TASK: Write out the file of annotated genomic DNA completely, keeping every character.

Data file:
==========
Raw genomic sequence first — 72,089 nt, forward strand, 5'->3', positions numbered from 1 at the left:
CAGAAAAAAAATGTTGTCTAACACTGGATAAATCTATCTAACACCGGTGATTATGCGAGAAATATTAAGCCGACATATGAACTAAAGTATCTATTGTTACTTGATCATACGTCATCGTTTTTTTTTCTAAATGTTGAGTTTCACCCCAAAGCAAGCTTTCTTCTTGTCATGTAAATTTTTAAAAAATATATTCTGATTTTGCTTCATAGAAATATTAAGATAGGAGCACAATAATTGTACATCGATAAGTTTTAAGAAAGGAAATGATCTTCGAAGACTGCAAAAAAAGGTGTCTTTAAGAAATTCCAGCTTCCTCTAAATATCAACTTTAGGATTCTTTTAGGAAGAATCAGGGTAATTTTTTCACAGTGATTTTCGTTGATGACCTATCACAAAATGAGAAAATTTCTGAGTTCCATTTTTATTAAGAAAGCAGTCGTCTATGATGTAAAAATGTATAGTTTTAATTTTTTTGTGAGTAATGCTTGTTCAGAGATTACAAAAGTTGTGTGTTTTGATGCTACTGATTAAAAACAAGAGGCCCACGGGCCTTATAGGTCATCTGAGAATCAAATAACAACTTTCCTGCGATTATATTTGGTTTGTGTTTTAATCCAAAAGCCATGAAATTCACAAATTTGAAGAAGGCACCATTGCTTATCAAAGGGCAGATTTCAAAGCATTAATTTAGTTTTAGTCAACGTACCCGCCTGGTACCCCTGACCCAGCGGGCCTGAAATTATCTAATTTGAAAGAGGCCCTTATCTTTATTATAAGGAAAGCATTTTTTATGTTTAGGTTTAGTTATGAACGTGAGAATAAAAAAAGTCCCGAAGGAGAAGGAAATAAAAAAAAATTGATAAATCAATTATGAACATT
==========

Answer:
Raw genomic sequence first — 72,089 nt, forward strand, 5'->3', positions numbered from 1 at the left:
CAGAAAAAAAATGTTGTCTAACACTGGATAAATCTATCTAACACCGGTGATTATGCGAGAAATATTAAGCCGACATATGAACTAAAGTATCTATTGTTACTTGATCATACGTCATCGTTTTTTTTTCTAAATGTTGAGTTTCACCCCAAAGCAAGCTTTCTTCTTGTCATGTAAATTTTTAAAAAATATATTCTGATTTTGCTTCATAGAAATATTAAGATAGGAGCACAATAATTGTACATCGATAAGTTTTAAGAAAGGAAATGATCTTCGAAGACTGCAAAAAAAGGTGTCTTTAAGAAATTCCAGCTTCCTCTAAATATCAACTTTAGGATTCTTTTAGGAAGAATCAGGGTAATTTTTTCACAGTGATTTTCGTTGATGACCTATCACAAAATGAGAAAATTTCTGAGTTCCATTTTTATTAAGAAAGCAGTCGTCTATGATGTAAAAATGTATAGTTTTAATTTTTTTGTGAGTAATGCTTGTTCAGAGATTACAAAAGTTGTGTGTTTTGATGCTACTGATTAAAAACAAGAGGCCCACGGGCCTTATAGGTCATCTGAGAATCAAATAACAACTTTCCTGCGATTATATTTGGTTTGTGTTTTAATCCAAAAGCCATGAAATTCACAAATTTGAAGAAGGCACCATTGCTTATCAAAGGGCAGATTTCAAAGCATTAATTTAGTTTTAGTCAACGTACCCGCCTGGTACCCCTGACCCAGCGGGCCTGAAATTATCTAATTTGAAAGAGGCCCTTATCTTTATTATAAGGAAAGCATTTTTTATGTTTAGGTTTAGTTATGAACGTGAGAATAAAAAAAGTCCCGAAGGAGAAGGAAATAAAAAAAAATTGATAAATCAATTATGAACATT